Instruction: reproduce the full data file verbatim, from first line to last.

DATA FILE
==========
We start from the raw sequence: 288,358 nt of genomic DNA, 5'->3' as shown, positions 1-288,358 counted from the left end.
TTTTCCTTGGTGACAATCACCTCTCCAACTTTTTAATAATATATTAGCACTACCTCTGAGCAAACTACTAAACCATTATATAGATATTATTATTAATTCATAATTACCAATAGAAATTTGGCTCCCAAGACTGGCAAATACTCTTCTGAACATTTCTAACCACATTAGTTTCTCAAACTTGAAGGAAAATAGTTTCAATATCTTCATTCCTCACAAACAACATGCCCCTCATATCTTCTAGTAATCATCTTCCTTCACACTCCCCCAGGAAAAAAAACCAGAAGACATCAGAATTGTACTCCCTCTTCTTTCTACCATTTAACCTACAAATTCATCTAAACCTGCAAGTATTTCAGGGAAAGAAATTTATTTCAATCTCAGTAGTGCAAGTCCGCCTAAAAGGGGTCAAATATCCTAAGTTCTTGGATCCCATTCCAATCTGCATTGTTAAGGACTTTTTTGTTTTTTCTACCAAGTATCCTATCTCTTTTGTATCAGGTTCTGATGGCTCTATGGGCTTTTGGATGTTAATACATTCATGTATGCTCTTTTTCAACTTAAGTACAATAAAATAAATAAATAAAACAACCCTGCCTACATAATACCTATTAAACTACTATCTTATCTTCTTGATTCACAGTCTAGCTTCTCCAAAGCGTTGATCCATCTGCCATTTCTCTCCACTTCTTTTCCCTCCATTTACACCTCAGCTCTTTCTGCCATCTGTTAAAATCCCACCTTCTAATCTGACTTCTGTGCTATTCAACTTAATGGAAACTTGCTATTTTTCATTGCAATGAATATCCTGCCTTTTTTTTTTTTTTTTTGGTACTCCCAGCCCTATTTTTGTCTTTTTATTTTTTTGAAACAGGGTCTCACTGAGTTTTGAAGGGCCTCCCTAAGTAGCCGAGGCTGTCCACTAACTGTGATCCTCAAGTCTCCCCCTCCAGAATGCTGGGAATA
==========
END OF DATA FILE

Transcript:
We start from the raw sequence: 288,358 nt of genomic DNA, 5'->3' as shown, positions 1-288,358 counted from the left end.
TTTTCCTTGGTGACAATCACCTCTCCAACTTTTTAATAATATATTAGCACTACCTCTGAGCAAACTACTAAACCATTATATAGATATTATTATTAATTCATAATTACCAATAGAAATTTGGCTCCCAAGACTGGCAAATACTCTTCTGAACATTTCTAACCACATTAGTTTCTCAAACTTGAAGGAAAATAGTTTCAATATCTTCATTCCTCACAAACAACATGCCCCTCATATCTTCTAGTAATCATCTTCCTTCACACTCCCCCAGGAAAAAAAACCAGAAGACATCAGAATTGTACTCCCTCTTCTTTCTACCATTTAACCTACAAATTCATCTAAACCTGCAAGTATTTCAGGGAAAGAAATTTATTTCAATCTCAGTAGTGCAAGTCCGCCTAAAAGGGGTCAAATATCCTAAGTTCTTGGATCCCATTCCAATCTGCATTGTTAAGGACTTTTTTGTTTTTTCTACCAAGTATCCTATCTCTTTTGTATCAGGTTCTGATGGCTCTATGGGCTTTTGGATGTTAATACATTCATGTATGCTCTTTTTCAACTTAAGTACAATAAAATAAATAAATAAAACAACCCTGCCTACATAATACCTATTAAACTACTATCTTATCTTCTTGATTCACAGTCTAGCTTCTCCAAAGCGTTGATCCATCTGCCATTTCTCTCCACTTCTTTTCCCTCCATTTACACCTCAGCTCTTTCTGCCATCTGTTAAAATCCCACCTTCTAATCTGACTTCTGTGCTATTCAACTTAATGGAAACTTGCTATTTTTCATTGCAATGAATATCCTGCCTTTTTTTTTTTTTTTTTGGTACTCCCAGCCCTATTTTTGTCTTTTTATTTTTTTGAAACAGGGTCTCACTGAGTTTTGAAGGGCCTCCCTAAGTAGCCGAGGCTGTCCACTAACTGTGATCCTCAAGTCTCCCCCTCCAGAATGCTGGGAATA